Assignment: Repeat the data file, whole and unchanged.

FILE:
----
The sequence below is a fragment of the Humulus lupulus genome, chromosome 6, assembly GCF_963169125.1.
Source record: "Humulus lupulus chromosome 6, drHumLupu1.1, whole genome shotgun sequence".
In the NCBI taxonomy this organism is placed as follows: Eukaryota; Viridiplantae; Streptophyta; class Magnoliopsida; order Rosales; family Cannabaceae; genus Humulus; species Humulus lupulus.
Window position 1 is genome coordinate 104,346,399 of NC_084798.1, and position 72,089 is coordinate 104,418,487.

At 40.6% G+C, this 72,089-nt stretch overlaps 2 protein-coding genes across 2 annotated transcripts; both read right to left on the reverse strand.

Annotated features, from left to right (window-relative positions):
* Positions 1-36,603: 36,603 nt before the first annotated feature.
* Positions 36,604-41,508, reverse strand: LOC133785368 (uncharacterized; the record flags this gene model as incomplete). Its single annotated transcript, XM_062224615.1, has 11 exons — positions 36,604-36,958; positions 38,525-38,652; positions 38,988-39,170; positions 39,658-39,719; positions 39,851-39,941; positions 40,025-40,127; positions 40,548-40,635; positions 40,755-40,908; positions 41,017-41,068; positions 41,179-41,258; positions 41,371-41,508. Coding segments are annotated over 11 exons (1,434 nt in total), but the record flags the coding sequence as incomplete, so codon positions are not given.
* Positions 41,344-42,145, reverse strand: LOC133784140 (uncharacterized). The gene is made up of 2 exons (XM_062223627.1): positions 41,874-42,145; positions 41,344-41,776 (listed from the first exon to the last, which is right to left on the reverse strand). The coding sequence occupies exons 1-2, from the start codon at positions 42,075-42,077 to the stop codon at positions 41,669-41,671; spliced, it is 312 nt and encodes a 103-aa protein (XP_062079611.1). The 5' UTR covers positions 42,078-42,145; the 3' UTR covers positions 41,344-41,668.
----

The sequence below is a fragment of the Humulus lupulus genome, chromosome 6, assembly GCF_963169125.1.
Source record: "Humulus lupulus chromosome 6, drHumLupu1.1, whole genome shotgun sequence".
In the NCBI taxonomy this organism is placed as follows: Eukaryota; Viridiplantae; Streptophyta; class Magnoliopsida; order Rosales; family Cannabaceae; genus Humulus; species Humulus lupulus.
Window position 1 is genome coordinate 104,346,399 of NC_084798.1, and position 72,089 is coordinate 104,418,487.

At 40.6% G+C, this 72,089-nt stretch overlaps 2 protein-coding genes across 2 annotated transcripts; both read right to left on the reverse strand.

Annotated features, from left to right (window-relative positions):
* Positions 1-36,603: 36,603 nt before the first annotated feature.
* Positions 36,604-41,508, reverse strand: LOC133785368 (uncharacterized; the record flags this gene model as incomplete). Its single annotated transcript, XM_062224615.1, has 11 exons — positions 36,604-36,958; positions 38,525-38,652; positions 38,988-39,170; positions 39,658-39,719; positions 39,851-39,941; positions 40,025-40,127; positions 40,548-40,635; positions 40,755-40,908; positions 41,017-41,068; positions 41,179-41,258; positions 41,371-41,508. Coding segments are annotated over 11 exons (1,434 nt in total), but the record flags the coding sequence as incomplete, so codon positions are not given.
* Positions 41,344-42,145, reverse strand: LOC133784140 (uncharacterized). The gene is made up of 2 exons (XM_062223627.1): positions 41,874-42,145; positions 41,344-41,776 (listed from the first exon to the last, which is right to left on the reverse strand). The coding sequence occupies exons 1-2, from the start codon at positions 42,075-42,077 to the stop codon at positions 41,669-41,671; spliced, it is 312 nt and encodes a 103-aa protein (XP_062079611.1). The 5' UTR covers positions 42,078-42,145; the 3' UTR covers positions 41,344-41,668.